Why does the Western idea of the year end (and the next begin) in the dead of winter? I mean, I know how cultural the thing is: Pope Gregory XIII decided on ours, in Islamic culture it’s in spring, Judaism places it in fall, and here again the Chinese have the edge on us, both in solid terms of years lived and really good origin stories. And of course North Korea passes recorded time in a very Kimilsungian way.
If we measured the year in terms of our own entry into life (birthday to birthday), that would be so American. Many already do this, if unofficially.
2011, the year I lost my Dad, got me thinking about the whole journey of life: not just how it begins but how it ends. About a year before Dad left us, I was present at the birth of my youngest nephew, on — fittingly enough — the longest day of the year. These were not entirely different events, yet our culture celebrates the birth and fears the death. Interesting.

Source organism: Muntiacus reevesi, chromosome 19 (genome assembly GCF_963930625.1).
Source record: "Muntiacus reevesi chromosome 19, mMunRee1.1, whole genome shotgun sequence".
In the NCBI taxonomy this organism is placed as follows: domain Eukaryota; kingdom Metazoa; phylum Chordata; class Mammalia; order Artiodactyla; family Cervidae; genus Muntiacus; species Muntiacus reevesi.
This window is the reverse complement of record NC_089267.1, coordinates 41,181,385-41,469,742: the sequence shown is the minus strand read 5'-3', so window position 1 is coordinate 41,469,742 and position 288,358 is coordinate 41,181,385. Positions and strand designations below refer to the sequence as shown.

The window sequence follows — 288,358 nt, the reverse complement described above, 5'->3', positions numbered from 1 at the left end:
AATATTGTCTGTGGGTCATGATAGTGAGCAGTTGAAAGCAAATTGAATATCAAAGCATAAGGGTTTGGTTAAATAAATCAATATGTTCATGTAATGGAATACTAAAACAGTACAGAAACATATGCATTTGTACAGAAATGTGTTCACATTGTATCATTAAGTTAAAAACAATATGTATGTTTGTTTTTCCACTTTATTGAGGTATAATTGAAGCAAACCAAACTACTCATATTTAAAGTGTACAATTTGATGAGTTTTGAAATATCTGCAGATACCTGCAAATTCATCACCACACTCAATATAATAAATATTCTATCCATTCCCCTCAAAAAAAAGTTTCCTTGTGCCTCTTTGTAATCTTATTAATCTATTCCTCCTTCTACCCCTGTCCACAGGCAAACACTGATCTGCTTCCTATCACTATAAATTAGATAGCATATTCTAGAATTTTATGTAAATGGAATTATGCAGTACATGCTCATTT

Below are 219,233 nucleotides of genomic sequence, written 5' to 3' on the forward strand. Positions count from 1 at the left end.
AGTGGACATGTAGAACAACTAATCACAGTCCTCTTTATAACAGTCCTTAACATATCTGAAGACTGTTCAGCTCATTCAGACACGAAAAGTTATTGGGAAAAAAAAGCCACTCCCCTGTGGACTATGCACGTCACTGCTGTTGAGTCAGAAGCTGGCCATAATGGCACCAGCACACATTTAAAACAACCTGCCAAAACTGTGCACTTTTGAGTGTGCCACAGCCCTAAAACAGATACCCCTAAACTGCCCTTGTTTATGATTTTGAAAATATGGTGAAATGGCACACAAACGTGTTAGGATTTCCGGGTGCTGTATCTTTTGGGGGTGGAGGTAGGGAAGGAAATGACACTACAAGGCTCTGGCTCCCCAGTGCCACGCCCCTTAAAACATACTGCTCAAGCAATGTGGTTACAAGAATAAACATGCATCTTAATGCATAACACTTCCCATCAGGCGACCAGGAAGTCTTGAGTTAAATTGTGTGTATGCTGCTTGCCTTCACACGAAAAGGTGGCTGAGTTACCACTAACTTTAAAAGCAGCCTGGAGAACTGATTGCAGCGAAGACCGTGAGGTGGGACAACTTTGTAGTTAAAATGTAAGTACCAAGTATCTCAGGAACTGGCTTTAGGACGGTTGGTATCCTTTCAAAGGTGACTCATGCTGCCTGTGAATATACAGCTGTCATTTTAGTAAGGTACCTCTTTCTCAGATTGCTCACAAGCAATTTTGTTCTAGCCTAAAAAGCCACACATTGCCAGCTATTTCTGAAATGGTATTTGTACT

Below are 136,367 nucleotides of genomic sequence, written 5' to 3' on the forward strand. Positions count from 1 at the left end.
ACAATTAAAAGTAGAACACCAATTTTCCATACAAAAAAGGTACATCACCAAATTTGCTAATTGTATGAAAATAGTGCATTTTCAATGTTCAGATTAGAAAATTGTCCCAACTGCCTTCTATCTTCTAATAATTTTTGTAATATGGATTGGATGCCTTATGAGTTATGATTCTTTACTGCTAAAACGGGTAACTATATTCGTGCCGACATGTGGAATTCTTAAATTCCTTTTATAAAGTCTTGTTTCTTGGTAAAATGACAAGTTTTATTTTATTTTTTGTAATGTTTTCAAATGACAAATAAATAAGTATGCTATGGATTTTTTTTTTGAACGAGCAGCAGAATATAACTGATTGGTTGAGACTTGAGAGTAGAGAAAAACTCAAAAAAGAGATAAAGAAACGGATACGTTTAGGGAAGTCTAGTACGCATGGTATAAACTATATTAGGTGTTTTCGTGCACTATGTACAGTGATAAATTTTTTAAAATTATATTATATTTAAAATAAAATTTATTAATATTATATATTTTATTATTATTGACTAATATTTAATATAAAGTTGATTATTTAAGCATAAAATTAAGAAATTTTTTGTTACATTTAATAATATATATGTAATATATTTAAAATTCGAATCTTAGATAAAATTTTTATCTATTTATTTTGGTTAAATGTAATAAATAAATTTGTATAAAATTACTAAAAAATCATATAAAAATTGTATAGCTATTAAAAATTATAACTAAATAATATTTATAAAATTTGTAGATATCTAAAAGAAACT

The truth is that there is beauty in both: arrival and departure. I know this, as I know that I want 2011 gone more than any year before it. (I actually wanted to corner it on the way out and beat it senseless.) I know that getting to see life begin and end, having a role in each, has been the highlight of midlife for me.
I don’t get to resent the year just past for what I lost to it. I’m beyond the age where one loss gets that kind of power. Life accelerates in a certain direction; I won’t get to keep as much as I’ll have to lose. And I will lose more. I can’t rip whole years, of kids’ birthdays and sunlit days and laughter, off the calendar because of things lost within them. My father never would have done that.
Goodbye, 2011. Not good riddance: goodbye. And thank you for the education.